But a new report from the U.S. Government Accountability Office (GAO) questions whether those measures – many of them self-reported by nursing homes – accurately reflect improvements in nursing home care, or instead are due to deficiencies in reporting and oversight.
The GAO notes that the average number of consumer complaints per nursing home actually has climbed in 30 states since 2005, including a 20 percent increase in Connecticut.
The ability of the federal Centers for Medicare & Medicaid Services (CMS) to assess nursing home quality “is complicated by various issues with these data, which make it difficult to determine whether observed trends reflect actual changes in quality, data issues, or both,” the GAO said. The agency said that self-reporting of some of the data is among the problems that could undermine CMS’s much-touted Nursing Home Compare program, which rates nursing homes on a ‘five-star’ scale and is intended to help guide consumers’ decisions.
“Underlying problems with the data may affect the benchmarks a nursing home uses to assess its quality performance, the ratings a home receives, and the home a consumer selects,” the GAO said.
In its response to the report, CMS pledged to continue to improve “data quality and oversight,” including more auditing of self-reported information.
In the report, GAO officials noted that the number of serious nursing home deficiencies cited by state inspectors decreased nationally from .35 per nursing home in 2005, to .21 per home in 2014, a 41 percent drop. At the state level, the number of serious deficiencies cited per home declined in 36 states, including Connecticut, where inspections are handled by the Department of Public Health.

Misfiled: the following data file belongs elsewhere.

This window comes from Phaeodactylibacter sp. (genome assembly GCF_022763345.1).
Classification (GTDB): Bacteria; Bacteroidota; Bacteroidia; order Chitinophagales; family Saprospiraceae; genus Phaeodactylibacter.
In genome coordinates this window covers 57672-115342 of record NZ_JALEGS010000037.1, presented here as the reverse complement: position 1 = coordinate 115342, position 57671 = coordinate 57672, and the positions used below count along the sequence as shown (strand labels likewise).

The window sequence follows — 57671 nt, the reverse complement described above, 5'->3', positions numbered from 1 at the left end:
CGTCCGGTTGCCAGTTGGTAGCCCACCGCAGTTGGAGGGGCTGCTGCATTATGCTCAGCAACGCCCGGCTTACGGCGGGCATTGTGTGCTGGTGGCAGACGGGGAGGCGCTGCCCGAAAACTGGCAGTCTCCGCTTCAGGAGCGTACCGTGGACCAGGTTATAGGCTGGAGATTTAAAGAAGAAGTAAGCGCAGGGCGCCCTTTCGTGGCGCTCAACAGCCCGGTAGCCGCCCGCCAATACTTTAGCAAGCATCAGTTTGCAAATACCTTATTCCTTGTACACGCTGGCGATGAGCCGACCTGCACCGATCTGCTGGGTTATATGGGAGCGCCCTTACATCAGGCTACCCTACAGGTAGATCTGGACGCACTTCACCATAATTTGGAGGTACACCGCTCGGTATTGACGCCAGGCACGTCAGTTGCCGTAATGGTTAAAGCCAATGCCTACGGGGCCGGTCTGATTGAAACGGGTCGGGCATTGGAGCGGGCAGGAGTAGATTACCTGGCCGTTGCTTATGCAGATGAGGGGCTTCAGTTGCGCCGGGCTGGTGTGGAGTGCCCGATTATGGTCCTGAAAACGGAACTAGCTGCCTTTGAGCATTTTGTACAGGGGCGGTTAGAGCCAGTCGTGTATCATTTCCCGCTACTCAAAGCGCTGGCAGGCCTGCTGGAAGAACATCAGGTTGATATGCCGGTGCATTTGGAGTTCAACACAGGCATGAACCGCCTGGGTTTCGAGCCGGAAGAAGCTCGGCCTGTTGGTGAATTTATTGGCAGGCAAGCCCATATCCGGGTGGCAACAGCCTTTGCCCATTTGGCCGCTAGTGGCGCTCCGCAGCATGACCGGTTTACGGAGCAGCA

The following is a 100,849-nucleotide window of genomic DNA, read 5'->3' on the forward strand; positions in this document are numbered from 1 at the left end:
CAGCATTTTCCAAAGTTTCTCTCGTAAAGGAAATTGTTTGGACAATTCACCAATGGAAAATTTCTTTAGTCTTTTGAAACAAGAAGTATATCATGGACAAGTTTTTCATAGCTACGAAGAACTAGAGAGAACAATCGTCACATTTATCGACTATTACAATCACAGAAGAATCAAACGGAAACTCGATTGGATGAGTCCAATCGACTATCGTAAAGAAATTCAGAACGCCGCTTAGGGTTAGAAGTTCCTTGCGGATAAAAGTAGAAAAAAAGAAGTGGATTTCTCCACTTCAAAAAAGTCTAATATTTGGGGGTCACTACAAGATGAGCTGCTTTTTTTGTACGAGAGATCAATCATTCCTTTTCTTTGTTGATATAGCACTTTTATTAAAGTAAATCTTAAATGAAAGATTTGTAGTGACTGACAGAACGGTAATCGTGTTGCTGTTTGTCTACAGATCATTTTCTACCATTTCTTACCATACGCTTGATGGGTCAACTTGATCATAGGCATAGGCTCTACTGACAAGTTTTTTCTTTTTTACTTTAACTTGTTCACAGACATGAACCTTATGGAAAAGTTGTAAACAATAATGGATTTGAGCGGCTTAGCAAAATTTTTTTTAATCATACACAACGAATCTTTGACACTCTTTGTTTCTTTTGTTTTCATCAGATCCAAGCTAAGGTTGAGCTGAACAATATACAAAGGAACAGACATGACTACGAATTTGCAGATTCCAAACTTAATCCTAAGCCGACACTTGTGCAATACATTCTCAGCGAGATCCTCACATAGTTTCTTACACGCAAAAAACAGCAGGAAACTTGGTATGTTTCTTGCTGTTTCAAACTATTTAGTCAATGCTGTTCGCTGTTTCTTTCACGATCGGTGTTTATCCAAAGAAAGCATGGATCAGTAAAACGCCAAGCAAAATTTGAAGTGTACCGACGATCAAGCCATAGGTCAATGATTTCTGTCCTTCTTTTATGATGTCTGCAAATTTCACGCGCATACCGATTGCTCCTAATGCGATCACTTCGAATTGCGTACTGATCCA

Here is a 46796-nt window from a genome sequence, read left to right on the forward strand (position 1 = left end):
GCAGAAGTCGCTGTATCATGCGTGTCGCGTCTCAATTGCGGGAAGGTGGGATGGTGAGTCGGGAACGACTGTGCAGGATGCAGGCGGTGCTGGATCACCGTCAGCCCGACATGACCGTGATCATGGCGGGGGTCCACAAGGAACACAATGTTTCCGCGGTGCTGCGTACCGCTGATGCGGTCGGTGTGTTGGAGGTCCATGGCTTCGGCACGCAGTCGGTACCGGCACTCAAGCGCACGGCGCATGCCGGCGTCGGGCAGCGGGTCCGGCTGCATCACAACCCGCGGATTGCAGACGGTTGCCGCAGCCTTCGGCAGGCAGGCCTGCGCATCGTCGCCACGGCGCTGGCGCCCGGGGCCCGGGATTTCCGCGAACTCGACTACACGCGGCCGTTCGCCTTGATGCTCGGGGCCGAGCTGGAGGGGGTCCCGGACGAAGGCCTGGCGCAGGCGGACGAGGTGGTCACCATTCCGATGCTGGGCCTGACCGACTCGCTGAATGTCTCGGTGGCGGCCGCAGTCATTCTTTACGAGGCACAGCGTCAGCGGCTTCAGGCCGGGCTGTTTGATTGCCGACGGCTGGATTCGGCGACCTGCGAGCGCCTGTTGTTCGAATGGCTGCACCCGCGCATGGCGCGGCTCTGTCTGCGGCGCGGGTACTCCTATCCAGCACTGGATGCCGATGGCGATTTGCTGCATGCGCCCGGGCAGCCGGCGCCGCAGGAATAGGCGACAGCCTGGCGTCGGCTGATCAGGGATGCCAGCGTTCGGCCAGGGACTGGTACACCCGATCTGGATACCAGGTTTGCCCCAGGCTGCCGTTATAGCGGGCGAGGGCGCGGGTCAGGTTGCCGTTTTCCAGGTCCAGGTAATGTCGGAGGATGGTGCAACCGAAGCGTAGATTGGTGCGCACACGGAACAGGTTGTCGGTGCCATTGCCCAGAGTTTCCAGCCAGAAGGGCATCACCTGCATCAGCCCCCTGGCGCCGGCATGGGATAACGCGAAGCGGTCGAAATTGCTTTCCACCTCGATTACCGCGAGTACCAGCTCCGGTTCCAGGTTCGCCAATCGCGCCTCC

The GAO questioned whether the decline was due to an “improvement in quality” in nursing homes or instead to inconsistencies in monitoring, including the use of multiple survey types. CMS officials told the GAO that state-level budget problems in recent years “had the significant and lasting effect of reducing some state survey agencies’ ability to complete high quality standard surveys.” CMS also has reduced federal monitoring of state agencies’ survey activities, and has scaled back a “special focus facilities” program that identifies homes with repeated problems, the report says.
“By reducing the scope of federal monitoring surveys, CMS may be decreasing its ability to monitor state survey agencies – which is essential,” the GAO said.
The report also raised concerns about the accuracy of nursing homes’ self-reported data on nurse staffing, saying CMS does not regularly audit the data (which is used in the Nursing Home Compare ratings). CMS has plans to begin collecting staffing data through a payroll-based system, but the GAO urged the agency to develop a plan to audit that data.
Similarly, nursing homes self-report data on certain “quality measures,” such as the percentage of residents who suffer from pressure sores or who are injured in falls. CMS has started to audit that data, the report says, but the GAO urged the agency to establish “a clear plan for ongoing auditing, to ensure reliability.”
According to the report, the number of consumer complaints per nursing home rose in all New England states except Rhode Island between 2005 and 2014. Connecticut averaged 1.6 complaints per home in 2014 – far fewer than the average of four complaints in Vermont and 4.3 in Rhode Island, but higher than Massachusetts’ average of 1.1 complaints.
Connecticut’s 50-percent drop in the average number of serious deficiencies per nursing home cited by state inspectors was not as steep as the drops in Maine (59.6 percent), Vermont (59.9 percent), Rhode Island (88.8 percent) or New Hampshire (96.6 percent).
On average, Connecticut inspectors cited .40 serious deficiencies per nursing home in 2014 – significantly higher than the national average of .21 per home.
View ratings and reports of nursing homes here.
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